Before beginning this post we at OTO want to express our deepest sympathies to the individuals and families who experienced losses in the wake of the horrible Boston Marathon bombing. We also want to extend our gratitude to the medical teams that helped the injured and to our local, state and federal law enforcement officers who worked tirelessly to bring order back to the Commonwealth.
PCBs in Soil around Buildings
One of the questions that often come up after soil is tested for PCBs in the vicinity of a building is: why are there higher concentrations of PCBs in the soil right around building foundations? There has been a tendency for investigators to shrug their shoulders and answer: it must be from the degradation of PCB containing caulk or paint used on the outside of the building. Frequently there is no direct evidence to support this claim, but it seems like the only reasonable explanation that is consistent with the findings. Well here is another explanation that might also make sense.
PCBs in Pesticide Formulations
In the 1950s and ‘60s it was common to treat the soil volume immediately around building foundations with pesticides to control or prevent infestations of soil dwelling insects (like termites, ants etc.). Solutions of pesticides were pumped into the ground under pressure until the surface soil became wetted. Among the pesticides commonly used in this way were lindane and several of the other chlorinated pesticides. Since the chlorinated pesticides were very effective and more persistent in the subsurface environment than other options, they were often the pesticide of choice for this purpose.
Although pesticide registrations are now overseen by the USEPA, before there was an EPA (pre-1970) it was handled by the US Department of Agriculture (USDA). The USDA has generally had a more “congenial” relationship with farmers and other agricultural enterprises than the EPA has had with farmers and the rest of US industry. During the period when USDA regulated pesticides it was not out of the ordinary for the USDA to make recommendations on the more effective use of pesticides including pesticides for the control of soil dwelling insects.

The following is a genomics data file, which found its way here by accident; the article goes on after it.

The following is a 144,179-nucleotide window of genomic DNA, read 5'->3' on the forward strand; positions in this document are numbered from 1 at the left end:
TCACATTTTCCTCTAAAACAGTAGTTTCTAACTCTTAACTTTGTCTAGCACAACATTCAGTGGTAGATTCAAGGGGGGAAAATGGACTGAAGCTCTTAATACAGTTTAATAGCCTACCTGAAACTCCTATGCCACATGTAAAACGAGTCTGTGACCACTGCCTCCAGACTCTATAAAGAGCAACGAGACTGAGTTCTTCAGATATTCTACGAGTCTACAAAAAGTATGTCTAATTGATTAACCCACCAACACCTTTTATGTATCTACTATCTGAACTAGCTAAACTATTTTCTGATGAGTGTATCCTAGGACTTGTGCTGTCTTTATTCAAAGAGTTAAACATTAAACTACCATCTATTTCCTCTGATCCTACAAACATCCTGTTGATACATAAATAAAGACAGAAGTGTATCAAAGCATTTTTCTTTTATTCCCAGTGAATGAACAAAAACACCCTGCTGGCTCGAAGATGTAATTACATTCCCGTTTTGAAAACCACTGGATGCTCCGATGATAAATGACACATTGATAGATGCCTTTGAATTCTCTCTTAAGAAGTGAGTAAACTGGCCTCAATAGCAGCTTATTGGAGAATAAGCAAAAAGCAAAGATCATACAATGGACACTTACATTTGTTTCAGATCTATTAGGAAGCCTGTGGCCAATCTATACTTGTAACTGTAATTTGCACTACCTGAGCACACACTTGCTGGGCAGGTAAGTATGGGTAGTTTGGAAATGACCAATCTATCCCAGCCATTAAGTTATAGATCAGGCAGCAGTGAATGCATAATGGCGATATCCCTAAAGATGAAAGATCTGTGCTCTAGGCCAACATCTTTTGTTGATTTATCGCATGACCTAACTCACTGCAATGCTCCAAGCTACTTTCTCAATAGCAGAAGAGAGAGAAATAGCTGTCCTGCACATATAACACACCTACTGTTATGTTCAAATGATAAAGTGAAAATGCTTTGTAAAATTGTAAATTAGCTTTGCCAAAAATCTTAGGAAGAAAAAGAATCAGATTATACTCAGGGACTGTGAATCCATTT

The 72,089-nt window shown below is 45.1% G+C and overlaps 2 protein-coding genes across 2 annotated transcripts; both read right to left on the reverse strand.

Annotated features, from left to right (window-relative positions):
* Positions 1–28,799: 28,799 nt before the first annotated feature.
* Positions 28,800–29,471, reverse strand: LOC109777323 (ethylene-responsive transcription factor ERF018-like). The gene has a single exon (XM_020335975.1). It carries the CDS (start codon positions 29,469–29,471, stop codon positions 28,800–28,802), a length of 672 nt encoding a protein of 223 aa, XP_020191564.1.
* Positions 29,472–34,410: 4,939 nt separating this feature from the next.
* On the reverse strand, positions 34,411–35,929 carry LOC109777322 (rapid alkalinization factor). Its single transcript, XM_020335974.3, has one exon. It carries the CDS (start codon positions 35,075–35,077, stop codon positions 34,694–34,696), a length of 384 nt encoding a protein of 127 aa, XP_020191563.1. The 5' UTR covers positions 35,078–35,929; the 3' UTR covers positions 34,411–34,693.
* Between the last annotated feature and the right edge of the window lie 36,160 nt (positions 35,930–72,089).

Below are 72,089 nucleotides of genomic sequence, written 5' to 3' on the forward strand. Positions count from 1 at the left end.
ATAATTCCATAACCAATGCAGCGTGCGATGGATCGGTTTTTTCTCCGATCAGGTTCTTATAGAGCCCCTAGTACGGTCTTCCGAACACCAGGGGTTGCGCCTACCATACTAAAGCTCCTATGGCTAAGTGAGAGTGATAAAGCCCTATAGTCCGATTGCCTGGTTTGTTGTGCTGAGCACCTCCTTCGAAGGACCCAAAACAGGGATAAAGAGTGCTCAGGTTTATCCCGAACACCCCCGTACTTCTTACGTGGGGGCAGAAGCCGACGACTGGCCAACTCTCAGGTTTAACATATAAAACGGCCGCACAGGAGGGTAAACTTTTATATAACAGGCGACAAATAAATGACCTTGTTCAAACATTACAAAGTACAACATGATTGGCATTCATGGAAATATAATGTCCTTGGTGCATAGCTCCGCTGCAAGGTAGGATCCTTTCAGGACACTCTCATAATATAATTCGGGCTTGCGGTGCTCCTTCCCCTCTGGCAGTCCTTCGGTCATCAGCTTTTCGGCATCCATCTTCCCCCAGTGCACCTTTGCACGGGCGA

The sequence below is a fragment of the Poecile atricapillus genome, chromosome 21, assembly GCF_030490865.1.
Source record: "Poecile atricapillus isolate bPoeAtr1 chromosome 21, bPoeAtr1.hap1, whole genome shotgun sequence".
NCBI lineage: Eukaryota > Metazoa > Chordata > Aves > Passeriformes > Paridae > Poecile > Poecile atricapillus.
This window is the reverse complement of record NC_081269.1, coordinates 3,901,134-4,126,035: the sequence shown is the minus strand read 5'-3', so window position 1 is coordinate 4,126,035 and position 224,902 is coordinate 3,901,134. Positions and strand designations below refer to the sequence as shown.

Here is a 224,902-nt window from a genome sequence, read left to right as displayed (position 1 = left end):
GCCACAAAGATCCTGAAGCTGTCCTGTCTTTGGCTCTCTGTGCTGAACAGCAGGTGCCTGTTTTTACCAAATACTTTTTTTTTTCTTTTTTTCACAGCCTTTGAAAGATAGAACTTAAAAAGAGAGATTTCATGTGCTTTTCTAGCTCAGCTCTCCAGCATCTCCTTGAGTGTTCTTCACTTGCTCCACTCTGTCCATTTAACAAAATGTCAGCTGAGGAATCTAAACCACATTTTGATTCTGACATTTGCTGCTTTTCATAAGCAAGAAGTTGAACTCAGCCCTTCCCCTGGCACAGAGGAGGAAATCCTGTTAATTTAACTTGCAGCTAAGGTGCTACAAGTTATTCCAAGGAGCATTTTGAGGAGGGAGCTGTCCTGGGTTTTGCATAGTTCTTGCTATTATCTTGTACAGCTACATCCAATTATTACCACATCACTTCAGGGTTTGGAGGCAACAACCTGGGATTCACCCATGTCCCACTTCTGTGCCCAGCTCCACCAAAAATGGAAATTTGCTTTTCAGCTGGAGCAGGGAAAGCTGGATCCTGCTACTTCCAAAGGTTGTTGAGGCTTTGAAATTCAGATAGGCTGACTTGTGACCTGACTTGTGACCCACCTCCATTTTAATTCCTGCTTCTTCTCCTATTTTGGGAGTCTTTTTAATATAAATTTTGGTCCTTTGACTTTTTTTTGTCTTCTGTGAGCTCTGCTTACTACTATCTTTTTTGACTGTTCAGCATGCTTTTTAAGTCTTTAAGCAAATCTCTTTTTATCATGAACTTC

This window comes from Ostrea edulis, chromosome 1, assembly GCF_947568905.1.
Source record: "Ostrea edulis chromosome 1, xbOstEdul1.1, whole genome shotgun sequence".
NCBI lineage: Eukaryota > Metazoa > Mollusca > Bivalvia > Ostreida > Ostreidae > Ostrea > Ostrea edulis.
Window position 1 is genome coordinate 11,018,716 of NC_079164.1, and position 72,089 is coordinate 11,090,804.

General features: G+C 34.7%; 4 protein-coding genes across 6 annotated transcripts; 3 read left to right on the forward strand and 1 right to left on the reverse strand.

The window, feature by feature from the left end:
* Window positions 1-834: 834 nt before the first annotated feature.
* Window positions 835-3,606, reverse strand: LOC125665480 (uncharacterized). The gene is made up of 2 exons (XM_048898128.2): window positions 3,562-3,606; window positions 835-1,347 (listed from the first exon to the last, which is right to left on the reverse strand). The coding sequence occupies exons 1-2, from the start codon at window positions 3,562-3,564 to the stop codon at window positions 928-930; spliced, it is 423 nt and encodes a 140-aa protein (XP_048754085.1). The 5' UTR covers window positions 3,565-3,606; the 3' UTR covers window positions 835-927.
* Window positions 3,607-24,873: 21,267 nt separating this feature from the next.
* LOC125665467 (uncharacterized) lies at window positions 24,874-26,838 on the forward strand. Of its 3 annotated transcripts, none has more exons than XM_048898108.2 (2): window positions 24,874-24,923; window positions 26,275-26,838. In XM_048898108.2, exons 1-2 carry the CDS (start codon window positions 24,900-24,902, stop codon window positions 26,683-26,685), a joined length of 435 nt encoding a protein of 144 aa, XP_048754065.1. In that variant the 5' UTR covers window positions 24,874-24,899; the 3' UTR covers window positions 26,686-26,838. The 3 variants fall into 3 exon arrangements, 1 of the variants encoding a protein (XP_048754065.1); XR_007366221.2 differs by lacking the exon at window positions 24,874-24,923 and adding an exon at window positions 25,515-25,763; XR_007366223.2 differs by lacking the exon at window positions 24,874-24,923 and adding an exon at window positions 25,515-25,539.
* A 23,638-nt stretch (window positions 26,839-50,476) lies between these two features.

One of the ways that pesticides lose their potency (even in the ground) is through the volatilization of the active component into air and via the solublization of the pesticide into water percolating through the soil. USDA researchers discovered that the addition of certain oils and/or chemicals to a pesticide formulation prior to its application could inhibit the volatilization and solublization of pesticides thereby increasing the amount of time a single application would remain effective. Further, it was discovered that one of the very best additives for extending the useful duration of a pesticide applications was polychlorinated biphenyls (PCBs). PCBs did not modify the pesticide’s mode of toxic action, but they did extend the effective duration of a pesticide application up to ten times over a control application that contained no such additive.
This meant that the addition of a relatively small amount of PCBs to a pesticide formulation could significantly increase the value of a single application. This obviously presented a significant economic incentive for the inclusion of PCBs into pesticide formulations. The use of PCBs in this manner was actually encouraged by the USDA because it reduced the total amount of pesticide required to control insects in any given situation.
All that Remains
The last pesticide application that included PCBs likely occurred more than 40 years ago.
While it is possible that some detectable trace of the active pesticide ingredient still remains where it was applied, it is more likely that simple volatilization and the aggressive soil biochemical environment has attenuated the pesticide concentrations so they are too low to measure. However, it is likely that the PCBs used in that long ago application are still present in the soil and can still be readily measured.
For help understanding how PCBs entered soil at a property please contact me at firstname.lastname@example.org.